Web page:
David Cameron has been told by EU ministers in Eastern Europe that free movement rights of migrant workers is a "red line" and non-negotiable.
The warning comes as the newly re-elected Prime Minister, heading a majority Tory Government , prepares to renegotiate Britain's membership of the 28-nation bloc.
Following his win at the polls, Mr Cameron restated his commitment to hold an in/out referendum by 2017, based on a new settlement with Brussels.
Poland's Europe minister Rafal Trzaskowski told the Financial Times: "We are ready to sit at the table and talk about what needs to be reformed ... but when it comes to immigration, our red lines are well known.
"Poland's strategic interest is to keep Britain in. But it does not mean we will agree to anything. Competition and the internal market are sacrosanct. And so is freedom of movement."
Slovakia's Europe minister Peter Javorcik said: "They cannot be touched."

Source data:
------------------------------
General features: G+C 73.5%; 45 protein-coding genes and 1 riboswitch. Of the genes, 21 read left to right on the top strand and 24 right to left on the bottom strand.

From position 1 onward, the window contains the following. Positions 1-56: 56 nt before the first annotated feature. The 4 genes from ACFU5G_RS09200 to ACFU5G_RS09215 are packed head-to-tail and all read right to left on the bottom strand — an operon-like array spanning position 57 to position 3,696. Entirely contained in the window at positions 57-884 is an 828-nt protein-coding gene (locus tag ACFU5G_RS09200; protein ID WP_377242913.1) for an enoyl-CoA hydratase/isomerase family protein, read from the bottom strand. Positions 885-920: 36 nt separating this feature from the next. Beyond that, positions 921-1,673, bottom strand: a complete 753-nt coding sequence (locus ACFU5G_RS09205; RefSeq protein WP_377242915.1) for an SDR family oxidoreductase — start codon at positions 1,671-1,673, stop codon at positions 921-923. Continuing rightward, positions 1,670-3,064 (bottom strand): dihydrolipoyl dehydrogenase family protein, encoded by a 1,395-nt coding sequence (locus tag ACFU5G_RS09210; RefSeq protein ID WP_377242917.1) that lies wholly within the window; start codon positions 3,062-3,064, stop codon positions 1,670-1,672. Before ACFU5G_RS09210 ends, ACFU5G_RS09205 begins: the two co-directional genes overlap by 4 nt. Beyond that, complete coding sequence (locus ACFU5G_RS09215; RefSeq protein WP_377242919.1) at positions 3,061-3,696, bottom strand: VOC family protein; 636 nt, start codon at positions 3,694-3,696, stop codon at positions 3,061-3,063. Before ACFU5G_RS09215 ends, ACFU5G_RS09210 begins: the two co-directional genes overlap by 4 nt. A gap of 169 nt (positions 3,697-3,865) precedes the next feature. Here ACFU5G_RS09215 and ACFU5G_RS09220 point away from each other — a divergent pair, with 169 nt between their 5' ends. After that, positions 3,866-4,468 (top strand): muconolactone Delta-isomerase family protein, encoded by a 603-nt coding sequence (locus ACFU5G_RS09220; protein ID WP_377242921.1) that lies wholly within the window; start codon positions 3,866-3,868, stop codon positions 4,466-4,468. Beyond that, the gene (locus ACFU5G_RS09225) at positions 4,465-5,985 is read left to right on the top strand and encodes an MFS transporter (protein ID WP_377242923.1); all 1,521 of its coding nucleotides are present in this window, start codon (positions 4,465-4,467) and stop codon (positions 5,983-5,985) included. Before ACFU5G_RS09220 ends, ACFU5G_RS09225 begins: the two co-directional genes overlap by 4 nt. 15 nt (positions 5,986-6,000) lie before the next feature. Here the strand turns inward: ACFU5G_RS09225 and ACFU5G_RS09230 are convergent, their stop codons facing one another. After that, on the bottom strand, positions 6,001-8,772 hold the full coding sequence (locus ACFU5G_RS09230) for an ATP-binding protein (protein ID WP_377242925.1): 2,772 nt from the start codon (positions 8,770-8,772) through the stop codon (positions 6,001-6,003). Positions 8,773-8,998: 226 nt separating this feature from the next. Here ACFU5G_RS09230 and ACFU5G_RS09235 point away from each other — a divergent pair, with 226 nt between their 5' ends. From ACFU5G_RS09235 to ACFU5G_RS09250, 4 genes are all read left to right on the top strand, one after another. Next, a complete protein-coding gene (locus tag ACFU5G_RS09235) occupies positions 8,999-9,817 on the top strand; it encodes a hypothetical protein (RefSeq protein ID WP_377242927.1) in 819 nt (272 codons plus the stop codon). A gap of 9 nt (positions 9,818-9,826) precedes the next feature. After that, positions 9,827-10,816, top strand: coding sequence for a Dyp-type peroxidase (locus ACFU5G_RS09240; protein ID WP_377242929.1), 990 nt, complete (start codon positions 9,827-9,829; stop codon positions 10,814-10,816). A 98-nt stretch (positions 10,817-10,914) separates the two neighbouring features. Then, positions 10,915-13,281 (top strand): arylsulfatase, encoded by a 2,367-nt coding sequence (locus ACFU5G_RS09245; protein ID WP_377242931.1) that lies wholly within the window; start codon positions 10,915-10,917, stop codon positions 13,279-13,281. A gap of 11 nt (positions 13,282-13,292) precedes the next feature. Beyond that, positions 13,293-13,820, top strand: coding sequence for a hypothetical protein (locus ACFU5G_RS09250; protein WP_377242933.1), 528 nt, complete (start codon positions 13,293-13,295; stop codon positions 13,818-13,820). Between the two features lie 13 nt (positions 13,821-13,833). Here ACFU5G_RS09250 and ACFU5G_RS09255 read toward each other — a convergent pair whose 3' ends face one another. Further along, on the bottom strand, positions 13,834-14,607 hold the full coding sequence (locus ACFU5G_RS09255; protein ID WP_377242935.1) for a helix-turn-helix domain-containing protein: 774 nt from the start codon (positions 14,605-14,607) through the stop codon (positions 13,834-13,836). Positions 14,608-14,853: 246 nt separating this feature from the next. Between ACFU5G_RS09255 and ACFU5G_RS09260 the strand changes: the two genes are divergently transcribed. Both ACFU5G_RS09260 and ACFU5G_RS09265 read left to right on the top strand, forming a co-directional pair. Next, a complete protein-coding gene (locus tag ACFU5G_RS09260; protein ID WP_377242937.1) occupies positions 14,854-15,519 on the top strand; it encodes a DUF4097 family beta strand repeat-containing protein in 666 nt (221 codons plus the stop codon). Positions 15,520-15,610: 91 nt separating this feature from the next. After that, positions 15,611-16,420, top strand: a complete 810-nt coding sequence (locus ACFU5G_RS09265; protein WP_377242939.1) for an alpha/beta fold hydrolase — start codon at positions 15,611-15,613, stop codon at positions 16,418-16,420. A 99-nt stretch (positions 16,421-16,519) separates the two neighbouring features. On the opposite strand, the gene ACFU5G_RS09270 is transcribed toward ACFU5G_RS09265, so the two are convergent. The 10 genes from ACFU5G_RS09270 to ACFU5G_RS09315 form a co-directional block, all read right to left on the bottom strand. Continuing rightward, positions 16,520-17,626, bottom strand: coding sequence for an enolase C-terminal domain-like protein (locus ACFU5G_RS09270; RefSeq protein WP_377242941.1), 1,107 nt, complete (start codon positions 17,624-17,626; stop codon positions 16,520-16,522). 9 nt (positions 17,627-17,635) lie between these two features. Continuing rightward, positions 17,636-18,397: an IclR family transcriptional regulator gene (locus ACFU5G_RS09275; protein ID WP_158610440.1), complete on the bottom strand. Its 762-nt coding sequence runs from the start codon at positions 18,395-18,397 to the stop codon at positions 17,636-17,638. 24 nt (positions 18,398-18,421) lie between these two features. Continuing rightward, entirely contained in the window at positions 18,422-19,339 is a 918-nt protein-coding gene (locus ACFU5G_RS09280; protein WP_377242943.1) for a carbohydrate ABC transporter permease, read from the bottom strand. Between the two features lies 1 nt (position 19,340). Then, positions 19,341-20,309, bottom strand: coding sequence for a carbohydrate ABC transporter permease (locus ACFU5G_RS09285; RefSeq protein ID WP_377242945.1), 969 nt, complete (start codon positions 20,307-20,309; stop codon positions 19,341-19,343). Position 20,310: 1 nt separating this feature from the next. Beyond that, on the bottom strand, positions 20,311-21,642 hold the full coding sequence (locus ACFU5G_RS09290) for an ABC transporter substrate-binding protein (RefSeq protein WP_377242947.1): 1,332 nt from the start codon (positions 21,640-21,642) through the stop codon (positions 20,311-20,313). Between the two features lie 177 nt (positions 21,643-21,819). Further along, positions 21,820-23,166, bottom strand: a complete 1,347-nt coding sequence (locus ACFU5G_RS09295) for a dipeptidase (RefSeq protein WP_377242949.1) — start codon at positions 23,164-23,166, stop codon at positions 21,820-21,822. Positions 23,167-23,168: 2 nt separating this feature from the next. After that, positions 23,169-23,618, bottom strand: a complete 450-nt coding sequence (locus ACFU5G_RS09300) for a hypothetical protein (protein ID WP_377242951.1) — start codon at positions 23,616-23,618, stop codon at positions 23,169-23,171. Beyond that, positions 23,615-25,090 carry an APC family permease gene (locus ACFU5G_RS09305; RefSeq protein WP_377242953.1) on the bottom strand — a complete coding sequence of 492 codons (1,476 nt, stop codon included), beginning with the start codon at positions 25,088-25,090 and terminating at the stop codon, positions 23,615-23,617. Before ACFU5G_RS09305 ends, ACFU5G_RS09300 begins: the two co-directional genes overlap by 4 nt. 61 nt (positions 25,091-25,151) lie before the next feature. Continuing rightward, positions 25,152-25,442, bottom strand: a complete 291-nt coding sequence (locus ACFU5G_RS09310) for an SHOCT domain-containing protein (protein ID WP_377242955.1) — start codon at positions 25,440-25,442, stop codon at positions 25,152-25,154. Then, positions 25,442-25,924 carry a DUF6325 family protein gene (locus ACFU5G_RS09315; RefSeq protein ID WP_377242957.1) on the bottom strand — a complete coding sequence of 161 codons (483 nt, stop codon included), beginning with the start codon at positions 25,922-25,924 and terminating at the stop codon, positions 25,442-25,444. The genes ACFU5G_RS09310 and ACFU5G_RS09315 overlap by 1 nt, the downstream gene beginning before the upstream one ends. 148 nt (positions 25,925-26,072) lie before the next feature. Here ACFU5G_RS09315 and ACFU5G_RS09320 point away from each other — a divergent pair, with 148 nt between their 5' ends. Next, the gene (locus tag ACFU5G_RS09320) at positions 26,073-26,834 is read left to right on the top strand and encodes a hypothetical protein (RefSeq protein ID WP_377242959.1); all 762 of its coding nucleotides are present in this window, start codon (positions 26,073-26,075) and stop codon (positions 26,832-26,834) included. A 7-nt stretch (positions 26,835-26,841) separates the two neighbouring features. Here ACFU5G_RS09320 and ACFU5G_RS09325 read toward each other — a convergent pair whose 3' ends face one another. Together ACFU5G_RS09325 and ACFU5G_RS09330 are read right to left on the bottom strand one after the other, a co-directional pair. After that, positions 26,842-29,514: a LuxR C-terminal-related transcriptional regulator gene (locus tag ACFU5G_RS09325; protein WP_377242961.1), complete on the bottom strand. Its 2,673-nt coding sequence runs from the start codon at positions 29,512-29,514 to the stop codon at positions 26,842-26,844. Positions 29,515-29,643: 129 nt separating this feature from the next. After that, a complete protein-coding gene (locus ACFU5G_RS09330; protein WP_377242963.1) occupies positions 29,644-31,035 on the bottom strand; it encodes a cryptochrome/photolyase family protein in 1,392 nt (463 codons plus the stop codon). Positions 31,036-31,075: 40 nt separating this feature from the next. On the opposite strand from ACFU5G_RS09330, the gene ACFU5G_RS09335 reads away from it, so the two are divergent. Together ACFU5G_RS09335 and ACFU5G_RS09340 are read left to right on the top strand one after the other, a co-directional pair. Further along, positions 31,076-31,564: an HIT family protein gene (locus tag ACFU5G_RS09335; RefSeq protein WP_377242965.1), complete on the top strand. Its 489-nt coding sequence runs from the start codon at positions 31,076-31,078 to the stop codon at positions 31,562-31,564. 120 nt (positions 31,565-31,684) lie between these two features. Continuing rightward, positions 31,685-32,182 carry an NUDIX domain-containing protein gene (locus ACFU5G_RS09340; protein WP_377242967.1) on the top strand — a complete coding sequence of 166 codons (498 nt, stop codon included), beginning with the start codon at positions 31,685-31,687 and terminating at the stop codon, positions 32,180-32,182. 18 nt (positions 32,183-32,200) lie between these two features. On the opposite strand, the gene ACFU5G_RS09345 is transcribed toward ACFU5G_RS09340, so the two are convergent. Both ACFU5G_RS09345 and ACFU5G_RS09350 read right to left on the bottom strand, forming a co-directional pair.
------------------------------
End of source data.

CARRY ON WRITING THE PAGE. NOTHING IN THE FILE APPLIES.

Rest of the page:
And Szabolcs Takacs, Hungary's EU minister said freedom of movement was a "red line".
He added: "We don't like it when Hungarian workers are called migrants, they are EU citizens with the freedom to work in other European countries."
However, leaders in Western Europe have indicated they would assist Mr Cameron in reaching a renegotiated deal.
And European Commission president Jean-Claude Juncker has told the PM: "I stand ready to work with you to strike a fair deal for the United Kingdom in the EU."
Eurosceptic former cabinet minister David Davis said the priority would be securing an effective opt-out for the UK.
He said: "Freedom of movement is important, but it is not the main one.
"The main one is that we are able to say in future to the Europeans that 'this is too far for us'. Not a veto but an opt-out."